Bridging multiple levels of brain function reveals the neural basis of thirst motivation.

Imaging method reveals a “symphony of cellular activities” // 23.11.2020, MIT News Office
Fluorescent imaging technique simultaneously captures different signal types from multiple locations in a live cell.

New research underscores the link between multiple sclerosis and the gut microbiome // 20.11.2020, STAT+


Les tests génétiques récréatifs dans la zone grise du droit Suisse // 25.11.2020,

New prediction algorithm identifies previously undetected cancer driver genes // 23.11.2020, NSF press release
Based on an article in Science Advances

Metal-organic frameworks successfully deliver CRISPR/Cas9 into human cancer cells // 23.11.2020, Technology Networks

> CRISPR gene editing of brain cells might prevent Alzheimer's disease // 26.11.2020, New Scientist

Longevity and Health

The ethics of rebooting the dead // 26.11.2020, WIRED
The notion of resurrecting people as digital entities is becoming less hypothetical. But just because something can be done, doesn’t mean it should be.

UNAIDS calls on countries to step up global action and proposes bold new HIV targets for 2025 // 26.11.2020, UNAIDS press release
Based on new report Prevailing against pandemics by putting people at the centre

The future of antibiotics (DISCOVERY REPORT) // November 2020, Chemical & Engineering News

Researchers uncover the unique way stem cells protect their chromosome ends (telomeres) // 25.11.2020, Francis Crick Institute press release - Nature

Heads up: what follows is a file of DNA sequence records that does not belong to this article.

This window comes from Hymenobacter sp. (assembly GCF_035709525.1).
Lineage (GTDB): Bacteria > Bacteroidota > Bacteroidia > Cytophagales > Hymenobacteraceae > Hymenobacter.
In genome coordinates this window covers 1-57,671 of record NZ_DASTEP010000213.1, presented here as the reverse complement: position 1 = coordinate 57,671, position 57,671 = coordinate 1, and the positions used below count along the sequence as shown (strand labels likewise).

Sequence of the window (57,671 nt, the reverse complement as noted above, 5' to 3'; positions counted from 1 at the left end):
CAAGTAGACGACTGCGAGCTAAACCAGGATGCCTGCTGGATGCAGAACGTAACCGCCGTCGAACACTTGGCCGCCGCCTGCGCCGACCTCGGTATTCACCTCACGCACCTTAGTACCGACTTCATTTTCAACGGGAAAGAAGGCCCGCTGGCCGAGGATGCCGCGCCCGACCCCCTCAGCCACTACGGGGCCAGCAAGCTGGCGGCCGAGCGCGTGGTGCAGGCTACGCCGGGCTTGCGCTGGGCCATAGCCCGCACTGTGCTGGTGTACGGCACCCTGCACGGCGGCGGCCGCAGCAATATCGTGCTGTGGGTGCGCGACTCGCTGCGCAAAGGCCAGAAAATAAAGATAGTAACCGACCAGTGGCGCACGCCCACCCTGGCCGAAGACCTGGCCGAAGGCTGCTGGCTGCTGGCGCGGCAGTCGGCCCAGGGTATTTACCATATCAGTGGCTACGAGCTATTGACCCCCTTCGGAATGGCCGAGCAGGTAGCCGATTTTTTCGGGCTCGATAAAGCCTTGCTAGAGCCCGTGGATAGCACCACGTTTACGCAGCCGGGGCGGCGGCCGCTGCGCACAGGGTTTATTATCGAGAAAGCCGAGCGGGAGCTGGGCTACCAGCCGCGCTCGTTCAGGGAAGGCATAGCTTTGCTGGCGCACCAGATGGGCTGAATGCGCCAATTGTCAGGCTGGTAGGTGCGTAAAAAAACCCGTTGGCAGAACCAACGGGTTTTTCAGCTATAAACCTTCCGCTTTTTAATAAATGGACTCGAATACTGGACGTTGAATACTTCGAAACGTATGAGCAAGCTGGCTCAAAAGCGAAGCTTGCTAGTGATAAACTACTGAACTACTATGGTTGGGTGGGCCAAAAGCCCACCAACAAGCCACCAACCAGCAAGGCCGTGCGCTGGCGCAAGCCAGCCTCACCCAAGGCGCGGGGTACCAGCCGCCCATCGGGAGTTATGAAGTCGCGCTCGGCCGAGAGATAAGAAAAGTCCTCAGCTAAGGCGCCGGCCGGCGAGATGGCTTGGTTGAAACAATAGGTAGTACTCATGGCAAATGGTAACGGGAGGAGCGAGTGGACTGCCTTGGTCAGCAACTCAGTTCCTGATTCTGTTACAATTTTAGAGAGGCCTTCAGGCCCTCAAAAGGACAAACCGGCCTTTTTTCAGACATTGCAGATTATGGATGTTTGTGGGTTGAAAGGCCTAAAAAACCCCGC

Another win for senolytics: Fighting aging at the cellular level just got easier // 24.11.2020, Singularity Hub
Based on a study in Nature Metabolism

Miniscule robots of metal and plastic may revolutionize the field of medicine // 24.11.2020, ETHZ press release

This squishy 3D-printed human heart feels like the real thing // 23.11.2020, WIRED

(© Eman Mirdamadi, Daniel Shiwarski, Joshua Tashman)

Platform 3: Eco-regeneration and Geoengineering


Battery life: the race to find a storage solution for a green energy future // 22.11.2020, Financial Times

Laser fusion reactor approaches ‘burning plasma’ milestone // 23.11.2020, Science

3-D printed corals, new bioreactors to boost microalgae production for biofuels // 23.11.2020,


> How food innovation hubs will scale technology to transform our food system // 20.11.2020, WEF

Volatile stuff as sustainable stuff for heavy trucks // 24.11.2020, EMPA press release

> Photosynthetic hydrogen production by droplet-based microbial micro-reactors under aerobic conditions // 25.11.2020, Nature Communications

Alternative materials could shrink concrete’s giant carbon footprint // 22.11.2020, Chemical & Engineering News
Read the whole Chemical & Engineering News issue here


Standardizing the definition of gene drive (OPINION) // 18.11.2020, PNAS